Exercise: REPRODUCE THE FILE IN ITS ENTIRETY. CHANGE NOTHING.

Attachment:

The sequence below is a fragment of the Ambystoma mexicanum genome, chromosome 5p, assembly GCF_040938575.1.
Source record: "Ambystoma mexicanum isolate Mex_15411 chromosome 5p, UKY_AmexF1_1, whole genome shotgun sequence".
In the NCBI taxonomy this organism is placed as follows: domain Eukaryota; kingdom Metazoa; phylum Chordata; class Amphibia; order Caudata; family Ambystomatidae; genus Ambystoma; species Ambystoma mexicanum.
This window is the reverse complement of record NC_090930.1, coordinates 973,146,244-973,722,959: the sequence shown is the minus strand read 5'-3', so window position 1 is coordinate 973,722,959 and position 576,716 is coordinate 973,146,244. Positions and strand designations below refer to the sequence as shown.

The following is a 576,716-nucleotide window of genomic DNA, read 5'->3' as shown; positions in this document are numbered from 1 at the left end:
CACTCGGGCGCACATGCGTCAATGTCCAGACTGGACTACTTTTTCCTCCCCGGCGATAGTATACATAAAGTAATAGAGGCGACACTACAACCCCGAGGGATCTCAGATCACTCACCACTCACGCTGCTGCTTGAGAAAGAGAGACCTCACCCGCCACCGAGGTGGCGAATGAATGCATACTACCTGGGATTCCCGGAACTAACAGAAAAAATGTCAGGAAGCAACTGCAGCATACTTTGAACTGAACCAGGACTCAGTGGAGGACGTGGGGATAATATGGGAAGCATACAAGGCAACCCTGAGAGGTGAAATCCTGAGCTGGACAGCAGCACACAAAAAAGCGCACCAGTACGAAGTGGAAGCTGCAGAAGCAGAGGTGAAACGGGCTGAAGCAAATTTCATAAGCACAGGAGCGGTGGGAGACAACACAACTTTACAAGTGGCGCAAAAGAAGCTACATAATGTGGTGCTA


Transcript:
The sequence below is a fragment of the Ambystoma mexicanum genome, chromosome 5p, assembly GCF_040938575.1.
Source record: "Ambystoma mexicanum isolate Mex_15411 chromosome 5p, UKY_AmexF1_1, whole genome shotgun sequence".
In the NCBI taxonomy this organism is placed as follows: domain Eukaryota; kingdom Metazoa; phylum Chordata; class Amphibia; order Caudata; family Ambystomatidae; genus Ambystoma; species Ambystoma mexicanum.
This window is the reverse complement of record NC_090930.1, coordinates 973,146,244-973,722,959: the sequence shown is the minus strand read 5'-3', so window position 1 is coordinate 973,722,959 and position 576,716 is coordinate 973,146,244. Positions and strand designations below refer to the sequence as shown.

The following is a 576,716-nucleotide window of genomic DNA, read 5'->3' as shown; positions in this document are numbered from 1 at the left end:
CACTCGGGCGCACATGCGTCAATGTCCAGACTGGACTACTTTTTCCTCCCCGGCGATAGTATACATAAAGTAATAGAGGCGACACTACAACCCCGAGGGATCTCAGATCACTCACCACTCACGCTGCTGCTTGAGAAAGAGAGACCTCACCCGCCACCGAGGTGGCGAATGAATGCATACTACCTGGGATTCCCGGAACTAACAGAAAAAATGTCAGGAAGCAACTGCAGCATACTTTGAACTGAACCAGGACTCAGTGGAGGACGTGGGGATAATATGGGAAGCATACAAGGCAACCCTGAGAGGTGAAATCCTGAGCTGGACAGCAGCACACAAAAAAGCGCACCAGTACGAAGTGGAAGCTGCAGAAGCAGAGGTGAAACGGGCTGAAGCAAATTTCATAAGCACAGGAGCGGTGGGAGACAACACAACTTTACAAGTGGCGCAAAAGAAGCTACATAATGTGGTGCTA